Sudbury

City of Greater Sudbury rejects arena budget and backs out of Kingsway Entertainment District

Sudbury city council unanimously voted to reject a proposed $215-million budget for an arena and event centre located at the Kingsway Entertainment District, effectively ending the city’s involvement with the project.

Arena would have increased municipal taxes for 30 years

People holding protest signs on a set of outdoor stairs.
A small group of protestors stood outside of Tom Davies Square, in Greater Sudbury, ahead of a city council vote on the future of the KED. (Jonathan Migneault/CBC)

Sudbury city council unanimously voted to reject a proposed $215-million budget for an arena and event centre located at the Kingsway Entertainment District, effectively ending the city's involvement with the project.

Tuesday evening's vote came after a report from city staff in which the budget for the project more than doubled from its original $100-million estimate in 2017.

"You know what, I think (they were) positive votes for our future," said Sudbury Mayor Brian Bigger.

"We had a significant change in information that we were provided by staff just within the last few weeks. And I think there was clearly a consensus on council that we're not willing to take on new additional debt. The price tag of roughly $215 million, that was provided as an estimate, was just too much."

Bigger said the city would have had to borrow an additional $115 million to cover the project, at an interest rate of more than five per cent, compared to the 2.6-per cent interest rate the city had secured for capital projects in the recent past.

He said approving the project would have required a two per cent increase to municipal taxes for the next 30 years.

Sudbury Mayor Brian Bigger voted against a $215-million budget for an arena and event centre in the Kingsway Entertainment District because it would have meant a high interest loan and higher taxes for residents. (Roger Corriveau/CBC)

Bigger and some councillors, like Ward 10's Fern Cormier, said Tuesday's vote was at a critical "off-ramp" to exit the project before advancing to the next phase, which would have meant spending around $3 million to finalize the design and final budget for the arena.

Ward 11 Coun. Bill Leduc and Ward 5 Coun. Robert Kirwan proposed an amendment that would have had the city advance to that design phase with a caveat the city would not spend more than $150 million on the arena and event centre.

They lost the vote on that amendment two votes to 10.

"When you get the sticker shock on anything, you might think, 'I want to build a new deck, or I want to make a renovation,'" said Ward 10 Coun. Fern Cormier.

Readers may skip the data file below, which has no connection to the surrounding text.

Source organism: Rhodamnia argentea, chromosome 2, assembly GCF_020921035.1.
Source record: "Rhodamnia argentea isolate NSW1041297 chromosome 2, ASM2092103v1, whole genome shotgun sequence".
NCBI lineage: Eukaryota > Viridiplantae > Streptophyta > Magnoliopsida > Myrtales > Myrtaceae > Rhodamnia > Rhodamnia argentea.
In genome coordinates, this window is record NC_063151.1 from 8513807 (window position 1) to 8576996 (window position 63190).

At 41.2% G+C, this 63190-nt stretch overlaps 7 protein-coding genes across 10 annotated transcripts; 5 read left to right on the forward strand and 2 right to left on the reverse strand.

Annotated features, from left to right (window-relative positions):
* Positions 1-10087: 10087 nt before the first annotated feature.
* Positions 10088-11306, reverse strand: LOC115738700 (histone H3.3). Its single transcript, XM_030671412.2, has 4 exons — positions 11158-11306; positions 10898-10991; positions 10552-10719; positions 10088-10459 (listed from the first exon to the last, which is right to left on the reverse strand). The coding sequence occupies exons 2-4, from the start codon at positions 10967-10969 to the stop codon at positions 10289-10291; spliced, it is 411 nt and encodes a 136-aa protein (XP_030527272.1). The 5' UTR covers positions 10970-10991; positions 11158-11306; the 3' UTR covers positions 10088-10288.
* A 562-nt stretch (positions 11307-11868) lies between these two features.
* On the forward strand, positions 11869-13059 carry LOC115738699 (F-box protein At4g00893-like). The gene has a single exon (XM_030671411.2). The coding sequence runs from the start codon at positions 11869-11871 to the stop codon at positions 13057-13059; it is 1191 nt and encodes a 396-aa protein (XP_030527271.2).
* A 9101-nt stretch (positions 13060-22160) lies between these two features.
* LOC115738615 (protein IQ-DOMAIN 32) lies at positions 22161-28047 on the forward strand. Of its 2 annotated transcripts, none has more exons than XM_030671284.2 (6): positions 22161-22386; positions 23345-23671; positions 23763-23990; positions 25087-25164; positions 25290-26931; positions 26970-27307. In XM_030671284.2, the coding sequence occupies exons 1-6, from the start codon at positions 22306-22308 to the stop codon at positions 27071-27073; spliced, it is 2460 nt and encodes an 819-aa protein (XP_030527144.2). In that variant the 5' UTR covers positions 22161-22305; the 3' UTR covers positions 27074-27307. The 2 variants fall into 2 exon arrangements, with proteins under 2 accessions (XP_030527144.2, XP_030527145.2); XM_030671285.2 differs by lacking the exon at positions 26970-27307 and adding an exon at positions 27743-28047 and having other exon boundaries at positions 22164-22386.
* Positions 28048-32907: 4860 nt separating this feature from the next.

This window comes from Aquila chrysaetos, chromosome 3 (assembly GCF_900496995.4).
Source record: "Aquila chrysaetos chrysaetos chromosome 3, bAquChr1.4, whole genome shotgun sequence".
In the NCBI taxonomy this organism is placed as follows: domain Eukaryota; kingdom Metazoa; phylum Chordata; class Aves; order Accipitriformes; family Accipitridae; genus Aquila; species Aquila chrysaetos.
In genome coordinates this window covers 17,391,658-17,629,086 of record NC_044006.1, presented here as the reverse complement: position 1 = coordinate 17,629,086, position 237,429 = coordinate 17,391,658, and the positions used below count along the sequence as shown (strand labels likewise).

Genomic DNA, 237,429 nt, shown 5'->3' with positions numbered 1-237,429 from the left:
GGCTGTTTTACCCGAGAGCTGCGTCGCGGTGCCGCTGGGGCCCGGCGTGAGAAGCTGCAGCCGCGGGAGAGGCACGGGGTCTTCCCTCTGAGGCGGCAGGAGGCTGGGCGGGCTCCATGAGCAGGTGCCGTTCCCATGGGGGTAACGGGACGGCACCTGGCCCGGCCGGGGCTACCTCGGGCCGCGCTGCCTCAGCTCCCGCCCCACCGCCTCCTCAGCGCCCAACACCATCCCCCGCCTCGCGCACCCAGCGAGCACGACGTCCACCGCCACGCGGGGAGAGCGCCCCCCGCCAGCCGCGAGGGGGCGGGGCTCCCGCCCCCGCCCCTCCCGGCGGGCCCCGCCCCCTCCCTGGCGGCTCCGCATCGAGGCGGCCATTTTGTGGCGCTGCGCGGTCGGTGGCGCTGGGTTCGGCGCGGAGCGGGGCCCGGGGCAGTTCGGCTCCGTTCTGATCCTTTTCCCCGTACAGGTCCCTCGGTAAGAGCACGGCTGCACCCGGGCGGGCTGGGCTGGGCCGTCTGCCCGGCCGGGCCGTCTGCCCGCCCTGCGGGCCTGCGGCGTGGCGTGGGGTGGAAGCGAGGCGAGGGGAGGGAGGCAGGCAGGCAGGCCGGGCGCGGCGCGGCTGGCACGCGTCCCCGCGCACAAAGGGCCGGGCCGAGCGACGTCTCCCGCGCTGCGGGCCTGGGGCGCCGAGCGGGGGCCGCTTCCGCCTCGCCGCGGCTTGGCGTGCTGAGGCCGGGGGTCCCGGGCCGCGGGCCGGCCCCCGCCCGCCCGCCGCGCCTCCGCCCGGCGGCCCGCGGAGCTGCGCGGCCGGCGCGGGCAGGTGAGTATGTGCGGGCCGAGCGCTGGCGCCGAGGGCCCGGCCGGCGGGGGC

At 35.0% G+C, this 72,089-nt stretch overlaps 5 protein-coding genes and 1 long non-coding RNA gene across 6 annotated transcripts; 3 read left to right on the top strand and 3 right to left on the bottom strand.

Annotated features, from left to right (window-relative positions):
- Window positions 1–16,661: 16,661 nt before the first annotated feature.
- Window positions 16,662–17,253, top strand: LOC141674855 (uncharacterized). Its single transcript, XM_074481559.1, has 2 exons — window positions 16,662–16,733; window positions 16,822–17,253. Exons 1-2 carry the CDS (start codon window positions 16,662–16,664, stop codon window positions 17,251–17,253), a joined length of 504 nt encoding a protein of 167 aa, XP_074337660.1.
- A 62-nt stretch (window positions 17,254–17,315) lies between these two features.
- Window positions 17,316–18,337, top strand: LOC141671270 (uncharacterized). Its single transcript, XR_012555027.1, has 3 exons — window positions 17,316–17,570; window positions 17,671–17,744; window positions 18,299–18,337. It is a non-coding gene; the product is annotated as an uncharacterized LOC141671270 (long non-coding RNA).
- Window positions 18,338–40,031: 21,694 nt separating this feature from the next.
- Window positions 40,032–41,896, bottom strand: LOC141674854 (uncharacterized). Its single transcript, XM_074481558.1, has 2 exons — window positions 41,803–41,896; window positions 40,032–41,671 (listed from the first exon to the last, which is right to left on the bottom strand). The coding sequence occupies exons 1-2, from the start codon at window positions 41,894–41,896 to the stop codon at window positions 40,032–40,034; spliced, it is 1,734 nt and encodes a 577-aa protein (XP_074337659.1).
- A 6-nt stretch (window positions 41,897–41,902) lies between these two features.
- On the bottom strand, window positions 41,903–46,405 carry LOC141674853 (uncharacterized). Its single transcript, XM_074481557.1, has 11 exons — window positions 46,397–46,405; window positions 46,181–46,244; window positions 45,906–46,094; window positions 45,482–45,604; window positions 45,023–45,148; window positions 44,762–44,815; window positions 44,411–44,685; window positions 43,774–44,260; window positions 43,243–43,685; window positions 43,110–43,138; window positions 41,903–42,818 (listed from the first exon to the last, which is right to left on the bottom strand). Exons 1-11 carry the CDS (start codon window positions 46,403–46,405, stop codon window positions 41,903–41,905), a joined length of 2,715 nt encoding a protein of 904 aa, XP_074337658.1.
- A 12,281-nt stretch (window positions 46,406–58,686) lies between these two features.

"Sometimes you're forced to say, 'Whoa, we need to reprioritize and think about what we're doing here.'"

Leduc, who supported an arena at the Kingsway Entertainment District, but voted against the ballooning budget in the end, said Tuesday was a "very disappointing day."

With Tuesday's vote rejecting a $215-million budget for an arena and event centre, the City of Greater Sudbury has effectively ended its involvement with the Kingsway Entertainment District. (Jamie-Lee McKenzie/CBC)

Celebration for some

But others were happier with the outcome. 

Before the meeting, a small group of protestors opposed to the development stood outside Tom Davies Square – Sudbury's city hall – with signs criticizing the arena's high cost.

Jeff MacIntyre, past chair of the Sudbury Downtown Business Improvement Area (BIA), said he was happy with the outcome from council.

"Downtown has been opposed to this for quite some time," he said.

"The news that's come out recently isn't really a surprise to us. It's basically what we've been saying from the beginning on the cost of developing out there."

MacIntyre added he has no issue if Gateway Casinos and Genesis Hospitality Management want to still go ahead and build a casino and hotel, respectively, at the Kingsway Entertainment District.

He said his issue was with the use of public dollars to develop the site.

Mayor Bigger confirmed the Kingsway Entertainment District developer, Dario Zulich, and both companies, could still proceed with their end of the project, if they choose to do so.

ABOUT THE AUTHOR

Jonathan Migneault

Digital reporter/editor

Jonathan Migneault is a CBC digital reporter/editor based in Sudbury. He is always looking for good stories about northeastern Ontario. Send story ideas to jonathan.migneault@cbc.ca.

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